Posted on November 26, 2012 by Flames
The dead rise, and only the dead can rock them back to sleep…but sometimes it falls to the living to do what the dead cannot.
Author Craig Saunders tells us about his novel A Stranger’s Grave, published by Grand Mal Press, in this new design essay.
Or: Notes on writing for the aspiring writer
All right, Genesis may be a little high-falutin for what I do. I’m a straight forward, bash it out writer. I’m not a ‘literary’ writer, and anyone who calls my work literary is apt to get an earful. David Gemmell once whispered in my shell-like that he’d wasn’t the type of writer to go to the ends of the Earth for a paragraph; write 1K a day, and you’ll get there.
He didn’t whisper in my shell-like (meaning ‘ear’ for those not down with 50’s colloquial English!) but did impart this tidbit in a throwaway manner at a book signing. I think this was the moment in which I, as a writer, and the ethos behind my work, was born. I write because it’s my job, not because it’s my art. I love what I do, yes. I’d do it for nothing, yes…but I have to eat, too.
Who the hell is this guy, this Craig chap? I hear you cry…(quietly, because you’re probably a long way away…)
Well, I’ve only been publishing novels for a year or so. Wouldn’t surprise me if you hadn’t heard of me. Writing’s a tough business, and there are a billion stories out there, by a million writers…to rise above the crowd you’ve got to be good, lucky, and work hard…if you’re interested in finding out more about me and my fiction, though, links *will* follow.
Some of you will have scrolled down by now, bored already. Some will read on, maybe. Some of you are off making a cup of tea – I’m not talking to the third group.
So, to the crux of this little introduction: Writing takes hard work.
How did A Stranger’s Grave come about? Hard work. Pure and simple. I’ll define hard work in a while, but that’s the straight answer.
Boring answer, though, eh? I didn’t wander the Scottish highlands with my hands down my trousers, looking for inspiration. Sitting down in front of the computer was more effective…although a few other things gave me a nudge or two in the right direction.
I guess, in the interest of being, well, interesting, I should tell you what they are. These are the things that went into making the novel, A Stranger’s Grave…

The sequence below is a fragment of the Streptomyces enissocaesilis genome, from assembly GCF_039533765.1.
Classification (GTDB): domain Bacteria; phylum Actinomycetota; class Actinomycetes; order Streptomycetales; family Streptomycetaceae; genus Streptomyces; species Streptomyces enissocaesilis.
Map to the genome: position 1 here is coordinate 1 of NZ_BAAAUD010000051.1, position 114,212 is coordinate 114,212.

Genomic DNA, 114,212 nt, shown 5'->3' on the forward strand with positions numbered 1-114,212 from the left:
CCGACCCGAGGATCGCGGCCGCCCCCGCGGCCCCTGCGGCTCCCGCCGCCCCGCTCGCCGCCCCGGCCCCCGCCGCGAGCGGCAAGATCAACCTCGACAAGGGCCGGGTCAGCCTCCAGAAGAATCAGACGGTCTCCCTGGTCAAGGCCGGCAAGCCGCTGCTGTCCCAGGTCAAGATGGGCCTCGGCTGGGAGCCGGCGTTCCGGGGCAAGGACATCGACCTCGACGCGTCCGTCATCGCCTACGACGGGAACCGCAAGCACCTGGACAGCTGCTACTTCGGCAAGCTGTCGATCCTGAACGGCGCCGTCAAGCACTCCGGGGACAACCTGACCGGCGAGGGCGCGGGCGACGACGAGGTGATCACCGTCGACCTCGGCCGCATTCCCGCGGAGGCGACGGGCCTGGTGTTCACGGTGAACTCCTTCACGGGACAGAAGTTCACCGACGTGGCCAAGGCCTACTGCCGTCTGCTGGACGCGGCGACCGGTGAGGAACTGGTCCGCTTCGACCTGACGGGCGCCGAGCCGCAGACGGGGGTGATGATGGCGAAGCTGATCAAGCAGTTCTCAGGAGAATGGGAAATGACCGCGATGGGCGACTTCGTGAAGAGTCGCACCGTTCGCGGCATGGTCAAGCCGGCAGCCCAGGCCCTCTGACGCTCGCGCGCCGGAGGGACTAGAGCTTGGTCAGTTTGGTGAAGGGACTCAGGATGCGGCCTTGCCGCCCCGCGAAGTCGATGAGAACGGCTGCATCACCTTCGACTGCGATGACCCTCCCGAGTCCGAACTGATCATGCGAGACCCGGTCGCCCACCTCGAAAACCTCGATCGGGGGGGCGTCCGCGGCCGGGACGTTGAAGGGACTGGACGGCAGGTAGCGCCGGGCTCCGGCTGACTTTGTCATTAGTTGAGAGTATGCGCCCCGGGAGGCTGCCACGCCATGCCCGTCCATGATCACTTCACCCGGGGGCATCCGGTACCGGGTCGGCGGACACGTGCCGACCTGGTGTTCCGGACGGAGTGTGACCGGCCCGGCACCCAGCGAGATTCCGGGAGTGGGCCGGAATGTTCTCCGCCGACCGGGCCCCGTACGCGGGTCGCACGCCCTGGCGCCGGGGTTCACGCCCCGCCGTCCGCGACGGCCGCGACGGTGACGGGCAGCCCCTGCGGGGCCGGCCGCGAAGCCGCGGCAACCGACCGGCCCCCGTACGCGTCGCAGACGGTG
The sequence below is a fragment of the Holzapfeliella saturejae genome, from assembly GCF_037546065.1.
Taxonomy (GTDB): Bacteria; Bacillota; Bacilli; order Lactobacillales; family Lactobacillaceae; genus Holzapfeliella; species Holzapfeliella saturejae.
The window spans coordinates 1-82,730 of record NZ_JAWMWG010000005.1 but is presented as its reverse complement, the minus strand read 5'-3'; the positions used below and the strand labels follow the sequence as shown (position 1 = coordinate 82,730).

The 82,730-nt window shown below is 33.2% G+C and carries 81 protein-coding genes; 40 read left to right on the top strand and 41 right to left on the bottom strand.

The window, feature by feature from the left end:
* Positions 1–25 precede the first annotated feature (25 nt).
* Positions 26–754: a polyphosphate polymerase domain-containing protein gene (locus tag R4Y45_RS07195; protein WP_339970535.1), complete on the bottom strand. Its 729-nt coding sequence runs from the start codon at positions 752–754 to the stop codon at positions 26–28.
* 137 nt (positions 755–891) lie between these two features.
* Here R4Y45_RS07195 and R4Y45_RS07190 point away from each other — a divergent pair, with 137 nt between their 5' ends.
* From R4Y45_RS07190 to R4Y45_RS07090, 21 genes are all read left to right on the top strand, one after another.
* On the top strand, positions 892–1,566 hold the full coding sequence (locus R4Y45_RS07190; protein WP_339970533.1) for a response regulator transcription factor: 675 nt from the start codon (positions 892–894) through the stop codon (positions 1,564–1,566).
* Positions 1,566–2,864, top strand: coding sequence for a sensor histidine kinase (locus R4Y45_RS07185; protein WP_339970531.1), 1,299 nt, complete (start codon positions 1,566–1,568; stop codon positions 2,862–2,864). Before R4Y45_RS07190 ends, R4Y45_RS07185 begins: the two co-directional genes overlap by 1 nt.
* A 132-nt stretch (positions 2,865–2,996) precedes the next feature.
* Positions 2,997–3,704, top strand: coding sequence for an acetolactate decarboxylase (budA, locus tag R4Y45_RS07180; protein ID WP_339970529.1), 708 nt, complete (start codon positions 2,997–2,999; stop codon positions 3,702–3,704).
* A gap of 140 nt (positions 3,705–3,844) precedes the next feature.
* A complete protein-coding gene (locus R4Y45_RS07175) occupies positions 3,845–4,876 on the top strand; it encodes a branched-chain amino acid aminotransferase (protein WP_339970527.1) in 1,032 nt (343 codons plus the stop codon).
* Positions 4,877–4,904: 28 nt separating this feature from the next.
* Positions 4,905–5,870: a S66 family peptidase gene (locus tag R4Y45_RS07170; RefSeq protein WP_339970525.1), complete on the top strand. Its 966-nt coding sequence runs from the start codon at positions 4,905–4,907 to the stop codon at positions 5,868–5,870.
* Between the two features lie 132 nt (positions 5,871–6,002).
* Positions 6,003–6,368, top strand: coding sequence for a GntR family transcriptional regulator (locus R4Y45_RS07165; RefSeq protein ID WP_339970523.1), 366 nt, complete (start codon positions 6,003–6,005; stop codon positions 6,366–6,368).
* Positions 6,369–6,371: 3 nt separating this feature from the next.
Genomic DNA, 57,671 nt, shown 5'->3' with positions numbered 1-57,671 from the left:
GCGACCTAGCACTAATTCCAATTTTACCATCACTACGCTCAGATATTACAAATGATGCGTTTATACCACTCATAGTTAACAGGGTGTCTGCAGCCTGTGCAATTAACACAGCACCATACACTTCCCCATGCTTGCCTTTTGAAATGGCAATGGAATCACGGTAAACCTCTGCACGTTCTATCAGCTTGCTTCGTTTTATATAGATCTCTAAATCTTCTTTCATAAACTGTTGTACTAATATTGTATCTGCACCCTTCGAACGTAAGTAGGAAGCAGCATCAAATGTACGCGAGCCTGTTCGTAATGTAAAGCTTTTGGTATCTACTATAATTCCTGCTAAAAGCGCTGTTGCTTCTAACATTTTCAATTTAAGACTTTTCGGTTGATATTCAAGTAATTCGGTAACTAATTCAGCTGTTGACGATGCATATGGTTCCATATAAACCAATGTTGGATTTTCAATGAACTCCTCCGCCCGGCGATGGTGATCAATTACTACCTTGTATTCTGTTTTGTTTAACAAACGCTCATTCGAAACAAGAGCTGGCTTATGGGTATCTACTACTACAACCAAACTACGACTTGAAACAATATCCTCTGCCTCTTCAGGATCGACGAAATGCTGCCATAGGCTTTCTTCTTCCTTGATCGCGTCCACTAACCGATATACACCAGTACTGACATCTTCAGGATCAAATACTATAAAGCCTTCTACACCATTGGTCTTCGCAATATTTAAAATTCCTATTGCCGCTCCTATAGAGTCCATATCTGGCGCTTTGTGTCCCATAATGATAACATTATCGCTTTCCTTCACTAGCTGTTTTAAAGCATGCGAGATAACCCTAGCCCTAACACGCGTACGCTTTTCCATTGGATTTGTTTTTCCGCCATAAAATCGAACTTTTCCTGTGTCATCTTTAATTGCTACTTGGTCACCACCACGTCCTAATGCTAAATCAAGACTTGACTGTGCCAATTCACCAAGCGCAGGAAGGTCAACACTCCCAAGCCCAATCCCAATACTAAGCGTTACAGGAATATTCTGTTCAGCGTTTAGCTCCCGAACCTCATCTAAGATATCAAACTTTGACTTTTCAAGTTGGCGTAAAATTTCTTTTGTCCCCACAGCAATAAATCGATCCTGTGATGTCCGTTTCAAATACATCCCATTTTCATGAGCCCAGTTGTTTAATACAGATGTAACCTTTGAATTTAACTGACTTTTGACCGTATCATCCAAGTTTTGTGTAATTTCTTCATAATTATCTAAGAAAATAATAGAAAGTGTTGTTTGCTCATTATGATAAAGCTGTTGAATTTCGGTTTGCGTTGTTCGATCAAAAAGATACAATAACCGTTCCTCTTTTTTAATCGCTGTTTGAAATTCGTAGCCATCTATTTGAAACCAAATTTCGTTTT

My wife. My wife’s work is a big inspiration for me, and a constant source of new ideas. She’s a medium. She has some great stories. One she told me was of the practice of burying still-born children in stranger’s graves, way back when (even as late as the 1950’s)…hearing this, I got the kernel of an idea.
The second thing came along, and I could hear the little tumblers in my head begin to click, lining up for an outpouring which would become a novel: Three witches…
I do very little research for a novel – I try not to bore the reader with a barrage of facts and figures. To me, heavily researched books sound forced. I’m not trying to win awards – I want to write page-turners. So I kept the majority of my research secret from the reader. But three witches (I won’t go into detail here – you’ll have to read it!) and the mythology surrounding a certain trio of witches was instrumental in making the novel happen.
The third was regulation depth for graves in Norfolk county (England).
And there, with three seemingly disconnected facts, I had the basis for a novel.
That, in short, is all it took. Then, writing (for me, at least – I can’t speak for other writers) is about getting my bum in the chair, turning the PC on, and bashing keys. Sounds simple, and really? It is.
I wrote the first draft in a little over a month, I think. The second draft didn’t take as long. Then, with Grand Mal Press’ editor, the third and final draft.
Simplest thing in the world – typing and telling lies. That’s all there is to it!
Haha…well, maybe it’s a little more difficult than that. I said early that it was hard work. My definition of hard work is sitting down, typing, for five, maybe six hours a day. I won’t pretend I don’t know what writer’s block is, or that acceptance emails fly into my inbox every day, or that I live in a great big mansion funded by my fat royalties cheques…but the process of writing? I don’t think writing itself should be a chore. I love it. I love what I do.
Perhaps it would be more accurate to say that the novel was *a lot* of work. I’ve changed my mind since beginning this essay – it wasn’t hard work. It was bloody good fun.
Like I said before, even if I hadn’t sold A Stranger’s Grave to Grand Mal Press, I still would have written the novel. I hope you’ll give it a read, and if not, then I hope that this essay at least will provide some inspiration in that most important of writers’ skills, for the budding writer: Namely, sitting down.
Thanks, Flames Rising, for the opportunity to ramble. And lastly, to my credentials…here’s my bio and links, for those that want to find out just who that Craig chap is:
Craig Saunders lives in Norfolk, England, with his wife and three children. He pretends to listen to them while making up stories in his head. He has published more than thirty shorts and novellas and a lot of novels. He publishes through the traditional route, and nefariously through the INDIE route…gasp!
A horror writer with a side order of fantasy…and science fiction…and humour…an author, if you will, of speculative fiction. He likes cemeteries and wizards, so it was a natural progression to drift between fantasy and horror like a drunk man weaving in and out of traffic.
He blogs at craigsaundersauthor.blogspot.co.uk
Or, alternatively, search for ‘Craig Saunders Author’ on FB…you’ll find him there, too.
One last, last note: Becoming a published author took me nearly seven years…but don’t give up! I published (traditionally) my first novel in 2011. My 13th novel will be published (again, traditionally) in 2012.
Tags | drivethrufiction